Number of critical care beds at Weston General Hospital to change?

The hospital, in Grange Road.

The hospital, in Grange Road. - Credit: Archant

Weston General Hospital could be set for four major changes and this week the Mercury is exploring how the number of beds the hospital has for its most seriously ill patients could change...

Weston General Hospital.

Weston General Hospital. - Credit: Archant

Why is change needed?

Weston General Hospital is struggling to meet the demand of North Somerset’s population and so changes must be made to it to make sure it remains a fully-functioning hospital.

North Somerset Clinical Commissioning Group (CCG) – which decides which services the hospital offers – is asking for public opinion on four changes.

The Grange Road hospital could offer a scaled-back service in its A&E department at night, offer more pre-planned and non-complex operations and perform fewer emergency operations.

The fourth change will revolve around the number of high-dependency beds at the hospital.

We caught up with the hospital’s medical director Dr Nick Lyons and the CCG’s chief clinical officer Dr Mary Backhouse…

Weston General Hospital could change how many beds it has for its most unwell patients.

Weston General Hospital could change how many beds it has for its most unwell patients. - Credit: Getty Images/iStockphoto

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What is a high-dependency bed?

A high-dependency unit (HDU) bed is one step down from an intensive care unit (ITU) bed.

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Anyone who requires one-to-one support, needs help breathing or has multiple organ failure will require an ITU bed while a HDU bed is for someone who is still too unwell to be cared for on a ward, but who does not require such critical support.

People who have had major surgery, or have single-organ failure, would require a high-dependency bed.

The hospital could change in four key areas.

The hospital could change in four key areas. - Credit: Getty Images/iStockphoto

What changes are proposed?

The hospital has five ITU beds on its critical care ward but no high-dependency beds, although the Mercury understands its ITU beds are often used for high-dependency patients. Nationally the NHS recommends eight critical care beds is the optimum number, and so the hospital is looking at how its critical care unit might change. Dr Lyons said this is the ‘final piece’ of the puzzle for the hospital, and added: “Whatever we decide about our emergency department and our services, there will be a need for high-dependency beds.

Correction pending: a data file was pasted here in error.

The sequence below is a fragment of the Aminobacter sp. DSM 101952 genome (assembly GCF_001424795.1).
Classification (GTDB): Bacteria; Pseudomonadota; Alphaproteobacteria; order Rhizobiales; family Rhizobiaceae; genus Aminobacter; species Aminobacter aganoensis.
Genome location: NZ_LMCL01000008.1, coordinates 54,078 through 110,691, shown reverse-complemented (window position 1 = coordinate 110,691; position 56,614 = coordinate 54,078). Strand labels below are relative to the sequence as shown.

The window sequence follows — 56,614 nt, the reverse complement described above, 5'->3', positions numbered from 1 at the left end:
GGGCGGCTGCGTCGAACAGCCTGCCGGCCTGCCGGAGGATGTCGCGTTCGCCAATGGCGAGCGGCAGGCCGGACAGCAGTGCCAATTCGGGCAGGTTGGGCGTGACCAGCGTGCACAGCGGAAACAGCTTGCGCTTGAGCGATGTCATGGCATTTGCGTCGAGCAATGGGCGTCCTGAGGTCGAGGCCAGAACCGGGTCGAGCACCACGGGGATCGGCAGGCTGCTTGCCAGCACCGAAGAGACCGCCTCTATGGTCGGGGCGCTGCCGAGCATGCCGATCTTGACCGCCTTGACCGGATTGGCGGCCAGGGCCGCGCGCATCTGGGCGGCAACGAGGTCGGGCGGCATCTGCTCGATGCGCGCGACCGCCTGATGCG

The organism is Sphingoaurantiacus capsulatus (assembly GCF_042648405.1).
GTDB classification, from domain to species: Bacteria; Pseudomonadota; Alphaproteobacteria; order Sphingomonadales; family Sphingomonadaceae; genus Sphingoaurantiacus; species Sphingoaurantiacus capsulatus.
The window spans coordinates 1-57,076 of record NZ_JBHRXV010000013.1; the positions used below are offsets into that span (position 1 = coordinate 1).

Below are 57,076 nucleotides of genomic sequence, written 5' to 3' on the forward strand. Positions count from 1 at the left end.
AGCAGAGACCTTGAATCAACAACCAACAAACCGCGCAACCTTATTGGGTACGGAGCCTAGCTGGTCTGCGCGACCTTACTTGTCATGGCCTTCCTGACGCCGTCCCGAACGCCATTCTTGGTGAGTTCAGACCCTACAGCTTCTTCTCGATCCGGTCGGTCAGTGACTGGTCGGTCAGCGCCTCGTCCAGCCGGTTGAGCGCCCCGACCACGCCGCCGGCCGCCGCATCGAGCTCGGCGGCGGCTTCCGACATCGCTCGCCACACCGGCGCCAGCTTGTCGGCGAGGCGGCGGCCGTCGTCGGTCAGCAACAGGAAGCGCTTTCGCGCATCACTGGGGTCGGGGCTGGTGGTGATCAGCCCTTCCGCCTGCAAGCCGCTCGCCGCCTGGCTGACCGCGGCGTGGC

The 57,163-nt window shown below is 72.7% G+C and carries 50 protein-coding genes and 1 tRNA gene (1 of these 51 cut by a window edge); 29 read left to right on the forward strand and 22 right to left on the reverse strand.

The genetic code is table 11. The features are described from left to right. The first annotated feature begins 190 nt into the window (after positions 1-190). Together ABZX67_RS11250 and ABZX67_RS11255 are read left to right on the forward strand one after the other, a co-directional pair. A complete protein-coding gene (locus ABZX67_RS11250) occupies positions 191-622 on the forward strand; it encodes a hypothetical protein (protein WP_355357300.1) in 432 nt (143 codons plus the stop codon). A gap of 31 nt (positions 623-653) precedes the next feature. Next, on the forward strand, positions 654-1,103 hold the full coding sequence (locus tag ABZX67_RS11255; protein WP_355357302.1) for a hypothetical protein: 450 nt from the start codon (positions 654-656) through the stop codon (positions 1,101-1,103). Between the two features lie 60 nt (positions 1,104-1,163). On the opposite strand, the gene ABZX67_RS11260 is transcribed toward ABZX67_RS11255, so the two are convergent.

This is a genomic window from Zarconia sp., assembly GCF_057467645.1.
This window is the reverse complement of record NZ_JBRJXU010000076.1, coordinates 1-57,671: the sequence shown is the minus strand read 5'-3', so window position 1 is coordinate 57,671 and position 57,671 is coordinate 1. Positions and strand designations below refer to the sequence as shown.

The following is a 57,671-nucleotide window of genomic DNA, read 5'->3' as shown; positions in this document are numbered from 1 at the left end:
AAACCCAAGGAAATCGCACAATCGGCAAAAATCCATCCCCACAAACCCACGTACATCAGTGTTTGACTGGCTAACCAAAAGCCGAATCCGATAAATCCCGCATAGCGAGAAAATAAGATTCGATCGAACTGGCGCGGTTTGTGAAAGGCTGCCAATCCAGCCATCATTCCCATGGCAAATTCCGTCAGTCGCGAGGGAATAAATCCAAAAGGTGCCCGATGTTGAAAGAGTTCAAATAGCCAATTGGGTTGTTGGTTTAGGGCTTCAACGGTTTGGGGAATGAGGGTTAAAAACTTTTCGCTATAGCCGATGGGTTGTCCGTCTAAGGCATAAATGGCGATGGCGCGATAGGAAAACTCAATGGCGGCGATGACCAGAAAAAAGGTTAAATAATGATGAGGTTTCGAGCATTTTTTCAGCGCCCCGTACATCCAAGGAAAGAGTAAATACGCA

“What we do not know is what that looks like; if you are doing more emergency surgery, you need more ITU capacity, if you are only doing pre-planned surgery you have less need for ITU beds.”

The hospital could lower the rating of its ITU beds to have eight HDU beds on its critical care ward. Dr Lyons said: “Once we have decided on the first three ideas we can look and see what is needed and what the right number of beds is. We will look at whether we deal with all of those (ITU and HDU) patients in Weston, or whether we stabilise them and transfer them to a Bristol hospital.”

Dr Backhouse said some centres which do not have ITU beds already perform surgery, such as Emersons Green in Bristol. She said: “We know that model can work. But this is very much about making sure we have got the most appropriate services being delivered at Weston.

“What happens with these beds is dependent on the makeup of the hospital as a whole. It depends on the flow of patients through the emergency department, what type of emergency surgery you are doing and how unwell people are who come in for pre-planned care.”

How can I have my say?

The hospital must make changes to ensure it has a viable future.

The hospital must make changes to ensure it has a viable future. - Credit: Getty Images/iStockphoto

To comment on the ideas visit, email, write to North Somerset CCG, Castlewood, Clevedon, BS21 6FW or call 01275 546702.

Live Q&A session

The Mercury will host a Q&A session with the CCG at 5.30pm tomororw (Tuesday). You can follow the live chat and ask questions live through the Mercury’s Facebook and Twitter or in advance via

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